Original article featured on Compressed Air Best Practices.
Health care facilities utilize compressed air and gases in a variety of procedures for their patients. Regularly used in breathing, sedation, and medical devices, it is essential that compressed air is void of contaminants so that health care facilities can provide patient care with adequate safety. “Contamination of compressed air/gas, whether from ambient air, the air compressor itself, or the piping system, is a liability for health care facilities that can threaten patient health and safety, and ultimately cost the facility in malpractice lawsuits” (Stein 2019). Medical device manufacturers can help ensure safety and quality in compressed air systems through regular monitoring.
Compliance with NFPA99
Regulatory agencies ensure that proper safety protocols are established and that facilities are in compliance with these methods. “The Centers for Medicare and Medicaid Services (CMS), The Joint Commission (TJC), and local authorities having jurisdiction (AHJ), mandate that health care facilities ensure their compressed air and gas systems are compliant with NFPA 99” (Stein 2019).
Major Contaminants as Listed by NFPA 99
- Carbon Monoxide (CO)
- Carbon Dioxide (CO2)
- Gaseous Hydrocarbons
- Halogenated Hydrocarbons
- Oil and particulates (viable and non-viable)
NFPA 99 lists the above as major contaminants that must be monitored regularly using its established purity limits outlined in Table 1.
Compressed Air And Gas Testing Analysis
Testing compressed air can be facilitated through the use of a third-party laboratory. As per NFPA 99 requirements, testing and analysis must be performed by a party other than the installer. When a system is not installed by in-house personnel, testing can be performed by an in-house American Society of Safety Engineer (ASSE) 6030-qualified employee. “ASSE 6030 qualified employees can complete verification testing per NFPA 99 using portable analyzers/monitors or in conjunction with a third-party laboratory” (Stein 2019).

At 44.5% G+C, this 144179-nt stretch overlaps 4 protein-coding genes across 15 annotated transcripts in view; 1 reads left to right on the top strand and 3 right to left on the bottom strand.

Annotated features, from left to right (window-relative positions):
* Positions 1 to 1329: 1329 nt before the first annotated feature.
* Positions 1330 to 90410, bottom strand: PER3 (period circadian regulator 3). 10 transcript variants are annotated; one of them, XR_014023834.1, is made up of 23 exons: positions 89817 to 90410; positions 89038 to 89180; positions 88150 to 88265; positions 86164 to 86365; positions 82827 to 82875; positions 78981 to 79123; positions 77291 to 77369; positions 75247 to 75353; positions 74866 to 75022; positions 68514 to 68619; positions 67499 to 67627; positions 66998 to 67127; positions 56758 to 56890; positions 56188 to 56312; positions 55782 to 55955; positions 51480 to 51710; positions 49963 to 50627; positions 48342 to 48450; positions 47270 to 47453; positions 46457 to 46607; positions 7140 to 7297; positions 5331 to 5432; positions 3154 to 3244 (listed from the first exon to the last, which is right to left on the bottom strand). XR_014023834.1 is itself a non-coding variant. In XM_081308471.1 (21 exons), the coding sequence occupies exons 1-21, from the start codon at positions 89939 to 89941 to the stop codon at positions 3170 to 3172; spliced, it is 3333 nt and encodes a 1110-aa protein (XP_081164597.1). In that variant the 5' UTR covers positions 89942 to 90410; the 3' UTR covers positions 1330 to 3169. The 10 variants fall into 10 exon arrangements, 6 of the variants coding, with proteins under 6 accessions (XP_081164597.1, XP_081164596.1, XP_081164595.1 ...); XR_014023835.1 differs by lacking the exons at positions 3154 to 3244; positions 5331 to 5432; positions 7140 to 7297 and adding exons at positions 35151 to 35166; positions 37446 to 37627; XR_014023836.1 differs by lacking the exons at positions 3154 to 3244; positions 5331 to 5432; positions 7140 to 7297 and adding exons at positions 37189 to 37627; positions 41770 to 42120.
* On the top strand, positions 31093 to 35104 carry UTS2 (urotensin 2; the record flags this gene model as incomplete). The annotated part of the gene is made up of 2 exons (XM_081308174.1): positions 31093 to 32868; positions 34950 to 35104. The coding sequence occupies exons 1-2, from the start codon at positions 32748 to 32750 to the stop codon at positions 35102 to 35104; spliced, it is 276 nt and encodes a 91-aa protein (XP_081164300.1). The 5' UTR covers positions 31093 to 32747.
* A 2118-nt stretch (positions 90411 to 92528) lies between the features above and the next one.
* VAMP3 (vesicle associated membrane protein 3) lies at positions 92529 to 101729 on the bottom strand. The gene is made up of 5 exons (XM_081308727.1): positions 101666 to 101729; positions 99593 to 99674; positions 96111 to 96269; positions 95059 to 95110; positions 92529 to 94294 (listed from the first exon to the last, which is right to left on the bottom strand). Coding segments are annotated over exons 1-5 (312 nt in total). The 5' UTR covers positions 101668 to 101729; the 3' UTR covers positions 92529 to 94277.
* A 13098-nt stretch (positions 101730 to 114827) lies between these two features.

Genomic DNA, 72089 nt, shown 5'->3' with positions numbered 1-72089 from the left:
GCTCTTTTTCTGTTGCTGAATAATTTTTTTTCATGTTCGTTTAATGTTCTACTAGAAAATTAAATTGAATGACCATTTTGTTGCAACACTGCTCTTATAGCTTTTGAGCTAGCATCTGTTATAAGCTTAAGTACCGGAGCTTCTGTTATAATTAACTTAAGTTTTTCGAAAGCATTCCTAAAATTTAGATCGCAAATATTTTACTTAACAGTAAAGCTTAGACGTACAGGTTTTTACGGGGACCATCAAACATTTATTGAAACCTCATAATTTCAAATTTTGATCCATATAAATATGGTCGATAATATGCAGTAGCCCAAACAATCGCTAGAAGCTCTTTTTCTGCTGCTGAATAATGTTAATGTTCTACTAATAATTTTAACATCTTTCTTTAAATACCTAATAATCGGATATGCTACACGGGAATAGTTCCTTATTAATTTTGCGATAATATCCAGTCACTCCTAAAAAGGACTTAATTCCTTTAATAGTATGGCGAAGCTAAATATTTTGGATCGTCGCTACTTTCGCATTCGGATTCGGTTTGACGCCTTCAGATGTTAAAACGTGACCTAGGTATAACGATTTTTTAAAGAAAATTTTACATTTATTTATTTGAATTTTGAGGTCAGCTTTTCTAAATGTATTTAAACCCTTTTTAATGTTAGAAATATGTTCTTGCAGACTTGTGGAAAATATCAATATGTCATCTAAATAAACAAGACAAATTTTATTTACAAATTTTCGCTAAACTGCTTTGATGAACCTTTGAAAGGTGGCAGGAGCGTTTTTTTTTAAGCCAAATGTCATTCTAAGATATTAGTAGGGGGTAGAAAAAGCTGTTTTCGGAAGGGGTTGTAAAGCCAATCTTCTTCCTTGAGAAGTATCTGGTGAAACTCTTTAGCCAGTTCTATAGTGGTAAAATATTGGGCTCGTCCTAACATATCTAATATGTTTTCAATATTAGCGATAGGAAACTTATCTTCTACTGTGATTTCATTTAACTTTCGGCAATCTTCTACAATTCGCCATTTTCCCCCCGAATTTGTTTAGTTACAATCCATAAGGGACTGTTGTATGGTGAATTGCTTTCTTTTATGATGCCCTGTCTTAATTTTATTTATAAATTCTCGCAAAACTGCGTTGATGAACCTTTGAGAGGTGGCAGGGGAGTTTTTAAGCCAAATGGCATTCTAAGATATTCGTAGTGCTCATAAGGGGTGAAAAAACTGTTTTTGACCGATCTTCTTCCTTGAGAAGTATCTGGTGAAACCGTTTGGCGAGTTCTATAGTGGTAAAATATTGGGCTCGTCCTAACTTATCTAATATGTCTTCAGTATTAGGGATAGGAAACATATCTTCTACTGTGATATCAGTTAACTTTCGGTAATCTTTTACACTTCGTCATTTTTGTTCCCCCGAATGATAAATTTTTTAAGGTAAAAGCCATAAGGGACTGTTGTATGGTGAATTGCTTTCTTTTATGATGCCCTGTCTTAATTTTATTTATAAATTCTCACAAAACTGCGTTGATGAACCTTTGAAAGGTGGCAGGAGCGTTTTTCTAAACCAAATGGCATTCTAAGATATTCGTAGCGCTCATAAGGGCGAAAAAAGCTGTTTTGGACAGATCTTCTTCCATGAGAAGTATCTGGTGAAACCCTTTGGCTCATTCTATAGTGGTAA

Testing compressed air with portable analyzers provide facilities with the ease of producing quicker results in real-time. However, testing with an accredited laboratory “is often of higher accuracy and quality due to more complex techniques, instrumentation, and data analysis. Thus, a testing laboratory can sometimes provide clues as to the source of contamination through description/identification of particles, hydrocarbons, oils, etc” (Stein 2019).
Furthermore, third-party laboratory testing can be less expensive in the long-run. Portable analyzers run at a high cost due to the necessary maintenance and calibration that it requires. Ultimately, it is at the discretion of facilities to determine which testing method is appropriate for their use.
Utilizing Proper Air Treatments
NFPA 99 mandates the use of the proper air treatments for meeting their requirements. To combat water contamination, desiccant dryers are commonly used in health care facilities to remove water from the compressed air/gas as NFPA 99 requires dryers be designed to provide air at a maximum dewpoint of less than 32 °F at 50-55 psi. It is important to note that desiccant dryers can be the culprit for contamination as they release particulates into compressed air systems. To combat this issue, filters should be used in conjunction with desiccant dryers to help remove contamination present in ambient air or from the compressor itself. Point-of-use filters are crucial for ensuring that the air is not contaminated upon use, and regular testing ensures that these filters are functioning properly.
Ensure Patient Safety with Compressed Air Testing
To help ensure patient safety, health care facilities should be aware of the risks they face. Proper compliance with regulating agencies such as NFPA 99, regular compressed air and gas testing with a third-party laboratory, and ongoing monitoring of air treatments are paramount for medical grade applications.
Trace Analytics, LLC is an ISO 17025 accredited laboratory specializing in the analysis of compressed air and gas. The laboratory can provide testing for health care facilities who maintain their own equipment with an experienced medical gas and vacuum pipeline testing ASSE 6030 qualified employee. In addition, the laboratory tests to NFPA 99 standards and provides accurate results with a quick turnaround. They are a proud member of The Medical Gas Professional Healthcare Organization (MGPHO) and The National Fire Protection Association (NFPA).
1. NFPA 99 Healthcare Facilities Code (2018)
“Verifying Compressed Air and Gas Safety. Safety and Quality in Medical Applications.” Compressed Air Best Practices, 2019. https://www.airbestpractices.com/standards/nfpa-99-medical-air/verifying-compressed-air-and-gas-safety-and-quality-medical-application